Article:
A new study found that restaurant calorie counts may vary.
An examination of the calorie content of food from about 40 fast-food and sit-down restaurants in 3 states finds that overall the stated calories of items on the menus of the restaurants are accurate, although there was substantial inaccuracy for some individual foods, with understated calorie figures for those items with lower calorie contents, according to a study in the July 20 issue of JAMA.
"The prevalence of obesity in the United States increased from 14 percent of the population in 1976 to 34 percent in 2008, during which time both self-reported and per-capita energy intake increased. Reducing energy intake by self-monitoring or selecting foods with lower energy contents is widely recommended for the prevention and treatment of obesity. However, the feasibility of reducing energy intake using these approaches depends in part on the availability of accurate information on the energy contents of different foods," according to background information in the article. "Foods purchased in restaurants provide approximately 35 percent of the daily energy intake in U.S. individuals but the accuracy of the energy contents listed for these foods is unknown."
Study on Restaurant Calories and Energy Contents
Lorien E. Urban, Ph.D., of Tufts University, Boston, and colleagues conducted a study to evaluate the overall accuracy of restaurant-stated energy contents and examine factors associated with the accuracy of stated energy contents of individual food items. Food from 42 restaurants, comprising 269 total food items and 242 unique foods, were ordered as a take-out meal and subsequently analyzed at a laboratory for caloric content. The restaurants and foods were randomly selected from quick-serve and sit-down restaurants in Massachusetts, Arkansas, and Indiana between January and June 2010.
Of the 269 food items, 40 percent had measured energy contents at least 10 kcal (calories)/portion higher than the stated energy contents and 52 percent had measured energy contents at least 10 kcal/portion lower than the stated energy contents. Nineteen percent of foods contained greater than 100 kcal/portion more than the stated energy contents. The researchers found significantly greater variability in the discrepancy between the stated and measured energy contents in all foods from sit-down restaurants compared with all foods from quick-serve restaurants.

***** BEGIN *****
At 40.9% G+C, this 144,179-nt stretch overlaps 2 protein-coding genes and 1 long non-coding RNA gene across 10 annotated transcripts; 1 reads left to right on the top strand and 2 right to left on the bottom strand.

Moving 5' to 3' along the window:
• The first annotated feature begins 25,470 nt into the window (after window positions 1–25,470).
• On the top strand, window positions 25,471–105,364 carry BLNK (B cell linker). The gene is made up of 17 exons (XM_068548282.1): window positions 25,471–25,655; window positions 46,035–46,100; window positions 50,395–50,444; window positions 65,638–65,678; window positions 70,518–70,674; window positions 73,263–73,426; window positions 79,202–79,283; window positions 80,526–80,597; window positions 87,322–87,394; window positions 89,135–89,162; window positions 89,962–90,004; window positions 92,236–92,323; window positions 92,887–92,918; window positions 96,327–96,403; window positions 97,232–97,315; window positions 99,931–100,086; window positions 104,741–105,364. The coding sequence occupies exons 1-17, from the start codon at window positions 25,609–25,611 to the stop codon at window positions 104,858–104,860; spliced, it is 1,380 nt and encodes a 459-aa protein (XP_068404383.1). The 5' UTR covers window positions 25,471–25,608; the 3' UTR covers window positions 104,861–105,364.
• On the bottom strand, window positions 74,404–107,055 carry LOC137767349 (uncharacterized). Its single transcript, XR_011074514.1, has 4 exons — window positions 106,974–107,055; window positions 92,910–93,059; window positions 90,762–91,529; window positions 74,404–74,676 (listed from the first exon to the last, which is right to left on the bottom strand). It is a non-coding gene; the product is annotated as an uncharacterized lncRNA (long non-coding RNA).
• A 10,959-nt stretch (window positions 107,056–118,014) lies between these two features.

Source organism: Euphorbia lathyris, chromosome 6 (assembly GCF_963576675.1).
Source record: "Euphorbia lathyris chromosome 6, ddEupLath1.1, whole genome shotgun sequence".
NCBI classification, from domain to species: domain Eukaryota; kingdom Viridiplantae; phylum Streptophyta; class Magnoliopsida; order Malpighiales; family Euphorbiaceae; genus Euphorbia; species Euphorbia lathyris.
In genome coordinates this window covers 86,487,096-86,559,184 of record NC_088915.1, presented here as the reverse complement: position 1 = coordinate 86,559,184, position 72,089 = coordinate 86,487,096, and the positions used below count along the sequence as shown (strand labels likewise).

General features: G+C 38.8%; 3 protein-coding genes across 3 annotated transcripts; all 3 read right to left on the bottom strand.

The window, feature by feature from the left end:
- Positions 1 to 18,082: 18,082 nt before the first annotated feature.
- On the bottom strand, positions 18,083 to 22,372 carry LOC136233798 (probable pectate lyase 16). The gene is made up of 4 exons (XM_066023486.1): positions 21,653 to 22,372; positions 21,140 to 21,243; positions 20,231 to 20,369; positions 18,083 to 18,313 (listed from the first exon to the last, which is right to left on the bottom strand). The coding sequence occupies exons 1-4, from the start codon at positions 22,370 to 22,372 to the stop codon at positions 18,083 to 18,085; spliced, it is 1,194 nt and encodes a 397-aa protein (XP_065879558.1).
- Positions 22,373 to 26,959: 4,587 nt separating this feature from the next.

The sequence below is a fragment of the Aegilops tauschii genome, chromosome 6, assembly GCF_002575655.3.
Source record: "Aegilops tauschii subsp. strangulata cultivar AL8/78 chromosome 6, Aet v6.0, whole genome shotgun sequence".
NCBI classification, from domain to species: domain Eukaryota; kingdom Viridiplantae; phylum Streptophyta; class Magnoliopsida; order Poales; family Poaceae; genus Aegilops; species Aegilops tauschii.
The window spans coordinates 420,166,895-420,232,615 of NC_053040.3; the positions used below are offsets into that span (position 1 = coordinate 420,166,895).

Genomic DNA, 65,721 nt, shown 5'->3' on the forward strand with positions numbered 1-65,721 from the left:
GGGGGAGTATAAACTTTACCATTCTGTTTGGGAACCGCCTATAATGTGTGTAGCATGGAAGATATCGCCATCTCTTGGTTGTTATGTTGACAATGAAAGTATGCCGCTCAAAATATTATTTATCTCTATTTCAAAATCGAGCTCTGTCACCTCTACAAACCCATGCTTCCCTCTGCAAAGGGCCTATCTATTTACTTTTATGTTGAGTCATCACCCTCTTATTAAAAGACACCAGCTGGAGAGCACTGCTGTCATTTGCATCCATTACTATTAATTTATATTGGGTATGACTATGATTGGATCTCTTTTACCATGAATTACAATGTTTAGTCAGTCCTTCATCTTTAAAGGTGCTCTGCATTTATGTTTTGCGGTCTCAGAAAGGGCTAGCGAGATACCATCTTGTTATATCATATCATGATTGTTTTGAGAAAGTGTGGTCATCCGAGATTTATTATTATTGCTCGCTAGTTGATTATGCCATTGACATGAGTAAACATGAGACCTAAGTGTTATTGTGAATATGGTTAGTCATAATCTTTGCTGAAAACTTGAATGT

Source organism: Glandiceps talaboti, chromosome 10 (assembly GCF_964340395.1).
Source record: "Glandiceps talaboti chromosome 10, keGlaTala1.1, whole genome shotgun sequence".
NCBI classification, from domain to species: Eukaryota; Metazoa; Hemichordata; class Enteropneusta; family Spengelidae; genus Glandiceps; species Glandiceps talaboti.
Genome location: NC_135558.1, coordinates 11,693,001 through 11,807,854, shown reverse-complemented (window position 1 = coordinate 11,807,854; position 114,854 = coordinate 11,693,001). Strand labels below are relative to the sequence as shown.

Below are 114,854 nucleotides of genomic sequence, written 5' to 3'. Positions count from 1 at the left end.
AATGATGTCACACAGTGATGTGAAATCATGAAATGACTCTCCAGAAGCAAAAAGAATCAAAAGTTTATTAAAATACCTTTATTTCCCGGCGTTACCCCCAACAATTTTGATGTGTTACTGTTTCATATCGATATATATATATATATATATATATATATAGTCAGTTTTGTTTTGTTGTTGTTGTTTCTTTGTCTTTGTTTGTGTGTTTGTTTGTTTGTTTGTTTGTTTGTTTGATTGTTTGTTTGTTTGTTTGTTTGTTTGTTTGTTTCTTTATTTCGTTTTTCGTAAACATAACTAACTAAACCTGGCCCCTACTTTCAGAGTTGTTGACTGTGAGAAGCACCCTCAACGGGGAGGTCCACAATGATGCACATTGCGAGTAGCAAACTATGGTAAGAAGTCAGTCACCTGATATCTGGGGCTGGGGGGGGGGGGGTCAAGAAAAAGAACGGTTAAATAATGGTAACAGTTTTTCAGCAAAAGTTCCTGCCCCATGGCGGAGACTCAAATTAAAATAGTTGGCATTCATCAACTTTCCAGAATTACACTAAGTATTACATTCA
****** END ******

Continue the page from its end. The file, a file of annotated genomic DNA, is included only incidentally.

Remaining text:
The authors write, "In addition, foods with lower stated energy contents contained higher measured energy contents than stated, while foods with higher stated energy contents contained lower measured energy contents."
The authors suggest that a reason why individual foods have inaccurate stated energy contents (especially in sit-down restaurants) may be poor quality control of portion size.
Restaurant Calories and Obesity
"Although our study showed that stated energy contents in restaurants are relatively accurate on average, thus supporting greater availability of this information, projected benefits for preventing weight gain and facilitating weight loss are likely to be reduced if restaurant foods with lower stated energy contents provide more energy content than stated" the authors say. "Additional portion control in restaurants has the potential to facilitate individual efforts to reduce energy intake and to help resolve the national obesity epidemic."
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Reference: JAMA. Published online July 2011.
“Accuracy of Stated Energy Contents of Restaurant Foods,” Lorien E. Urban, PhD; Megan A. McCrory, PhD; Gerard E. Dallal, PhD; Sai Krupa Das, PhD; Edward Saltzman, MD; Judith L. Weber, PhD, RD; Susan B. Roberts, PhD
Author Affiliations: Jean Mayer USDA Human Nutrition Research Center on Aging, Tufts University, Boston, Massachusetts (Drs Urban, Dallal, Das, Saltzman, and Roberts); Department of Foods and Nutrition, Department of Psychological Sciences and the Ingestive Behavior Research Center, Purdue University, West Lafayette, Indiana (Dr McCrory); and Department of Pediatrics, College of Medicine, University of Arkansas for Medical Sciences, Little Rock (Dr Weber).
Source: The Journal of the American Medical Association